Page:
An increasing number of indie makers decide to build in public. Some do it via their blog, on Twitter, on an open page or via communities. But it can be incredibly daunting to makers who are used to build their products in a more private fashion.
Why build a product in public? Successful products have users. To get users for your product, people have to know about it. Building in public will help people find out about your product. Here are some of the ways you can start working in public today.
Use Twitter to gain followers interested in your industry by tweeting relevant information. I constantly tweet out podcast episodes because my product is about podcast discovery. Tweet about your product’s development. Show followers pictures of what the product looks like.
Ask for feedback or ideas. This makes your followers feel involved in the building process and will increase their desire to use your product. Engage with others in your industry. Other industry insiders may like your product ideas and share your content with their followers
Makerlog is a great source of motivation. It gives you a quick visual representation of all the progress you’ve made, allowing you to see all the work you’ve put into the product day to day. It also allows your audience to see your progress from day one. Additionally, it is a way to keep yourself accountable. If you stop adding tasks to Makerlog, your followers may start to ask questions.
Writing helps you to log your progress. This way it is easy to keep track of everything that has been done or is planned. Having to write about your ideas and problems will give you a better understanding of them, which will in turn help you solve your problems or expand on your ideas.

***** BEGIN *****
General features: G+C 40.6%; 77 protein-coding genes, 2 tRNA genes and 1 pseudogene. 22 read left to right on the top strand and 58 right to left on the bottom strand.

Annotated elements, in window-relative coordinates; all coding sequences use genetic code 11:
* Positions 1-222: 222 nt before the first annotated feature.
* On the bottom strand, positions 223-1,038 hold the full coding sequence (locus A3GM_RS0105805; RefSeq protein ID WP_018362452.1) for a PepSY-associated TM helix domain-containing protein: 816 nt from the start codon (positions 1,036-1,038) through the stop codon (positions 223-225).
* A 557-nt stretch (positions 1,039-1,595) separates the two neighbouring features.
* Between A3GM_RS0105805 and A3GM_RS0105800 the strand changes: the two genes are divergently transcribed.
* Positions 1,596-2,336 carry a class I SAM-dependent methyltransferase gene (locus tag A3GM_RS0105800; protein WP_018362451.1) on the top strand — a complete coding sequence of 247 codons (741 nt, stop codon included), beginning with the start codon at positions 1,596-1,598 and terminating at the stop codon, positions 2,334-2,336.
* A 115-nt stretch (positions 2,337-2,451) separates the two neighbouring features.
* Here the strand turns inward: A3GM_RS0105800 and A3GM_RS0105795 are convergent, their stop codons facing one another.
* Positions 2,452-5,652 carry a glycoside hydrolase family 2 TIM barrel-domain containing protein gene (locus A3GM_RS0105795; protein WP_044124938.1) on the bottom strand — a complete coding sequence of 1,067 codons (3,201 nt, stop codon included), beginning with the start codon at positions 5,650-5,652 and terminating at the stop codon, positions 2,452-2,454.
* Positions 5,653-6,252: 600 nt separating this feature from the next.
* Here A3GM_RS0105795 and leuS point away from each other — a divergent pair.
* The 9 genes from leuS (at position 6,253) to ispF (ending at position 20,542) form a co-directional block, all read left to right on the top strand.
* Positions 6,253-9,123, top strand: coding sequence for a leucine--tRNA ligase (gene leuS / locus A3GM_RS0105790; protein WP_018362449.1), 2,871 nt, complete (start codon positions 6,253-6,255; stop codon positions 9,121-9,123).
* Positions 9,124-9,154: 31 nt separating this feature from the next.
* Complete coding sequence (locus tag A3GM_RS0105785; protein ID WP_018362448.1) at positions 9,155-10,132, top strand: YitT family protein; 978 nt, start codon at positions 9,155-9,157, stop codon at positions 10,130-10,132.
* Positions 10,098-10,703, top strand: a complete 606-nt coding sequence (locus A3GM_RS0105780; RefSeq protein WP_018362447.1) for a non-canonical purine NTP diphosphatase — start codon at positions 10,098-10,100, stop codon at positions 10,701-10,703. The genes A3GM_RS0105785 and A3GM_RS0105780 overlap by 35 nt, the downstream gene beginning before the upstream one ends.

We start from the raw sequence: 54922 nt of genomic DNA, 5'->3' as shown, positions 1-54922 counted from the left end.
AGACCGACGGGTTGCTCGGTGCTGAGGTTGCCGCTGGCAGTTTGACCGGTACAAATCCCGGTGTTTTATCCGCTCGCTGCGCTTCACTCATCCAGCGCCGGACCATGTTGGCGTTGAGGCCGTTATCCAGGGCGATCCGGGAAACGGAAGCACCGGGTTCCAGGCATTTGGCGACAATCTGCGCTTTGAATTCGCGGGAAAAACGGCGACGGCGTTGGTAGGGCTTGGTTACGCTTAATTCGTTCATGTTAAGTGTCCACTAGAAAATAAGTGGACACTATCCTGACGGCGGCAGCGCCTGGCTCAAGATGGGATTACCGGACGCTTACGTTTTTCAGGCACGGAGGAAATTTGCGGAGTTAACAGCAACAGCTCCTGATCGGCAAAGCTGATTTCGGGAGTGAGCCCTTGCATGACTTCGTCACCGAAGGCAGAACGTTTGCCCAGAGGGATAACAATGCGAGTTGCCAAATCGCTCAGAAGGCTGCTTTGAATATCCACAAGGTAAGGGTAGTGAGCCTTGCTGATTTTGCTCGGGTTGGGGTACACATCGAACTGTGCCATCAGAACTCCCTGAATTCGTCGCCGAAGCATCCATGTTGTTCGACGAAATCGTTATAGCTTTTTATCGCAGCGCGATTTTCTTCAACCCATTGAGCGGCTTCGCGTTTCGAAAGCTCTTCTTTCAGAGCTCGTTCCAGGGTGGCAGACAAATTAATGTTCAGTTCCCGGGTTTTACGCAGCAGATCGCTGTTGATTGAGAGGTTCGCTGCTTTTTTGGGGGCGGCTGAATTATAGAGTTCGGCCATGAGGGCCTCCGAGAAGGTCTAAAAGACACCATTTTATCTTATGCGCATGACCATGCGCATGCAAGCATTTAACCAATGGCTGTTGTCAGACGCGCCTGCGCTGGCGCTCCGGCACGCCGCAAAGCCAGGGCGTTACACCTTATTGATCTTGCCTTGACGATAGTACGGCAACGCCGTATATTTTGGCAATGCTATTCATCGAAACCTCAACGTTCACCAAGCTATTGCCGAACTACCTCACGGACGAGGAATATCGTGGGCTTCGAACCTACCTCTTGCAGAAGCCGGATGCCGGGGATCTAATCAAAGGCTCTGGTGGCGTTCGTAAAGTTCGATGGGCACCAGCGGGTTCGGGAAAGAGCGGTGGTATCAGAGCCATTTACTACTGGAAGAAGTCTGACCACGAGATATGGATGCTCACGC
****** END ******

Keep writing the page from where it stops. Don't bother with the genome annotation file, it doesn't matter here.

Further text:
Writing is also a way to help expand your audience, because your articles will be seen by different people than those that see your tweets. If you struggle to write regularly, you can use a platform such as 200 Words a Day.
Podcasting is similar to writing. The advantage with podcasting is that a podcast can be consumed everywhere, allowing you to reach a whole new audience — for example people who prefer to listen to content while commuting rather than reading. Podcasting also gives you an excuse to reach out to influencers in your industry to get them on the podcast for an interview, which is great to build your network.
You can use Twitch, YouTube Live or Periscope to stream your work sessions and let your audience watch you work. This allows them to give you feedback or ideas in real time. People like to see how products are made, and live streaming gives your audience a behind the scenes look at the product.
People also like knowing there is a human behind a product. Live streaming also allows your audience to see that there is a person behind the product. Streaming your progress on Twitch or another video platform gives audience visual and auditory engagement with you, which is different from Twitter because the audience can see and hear you and can engage with you in real time. This is great to build deeper relationships.
There are many relevant communities you can find based on your audience, whether on Reddit, or Quora, which are keen to read about the progress of entrepreneurs. Share your progress and answer questions to establish yourself as an expert in your industry. People will trust you and use your product for that reason. This will also help if people are looking up information about your produce, as these large communities tend to rank higher in search results.
Building in public is a long-term commitment. Over time doing these things will help grow your audience and lead to people using your product.
// Originally published on makermag.com
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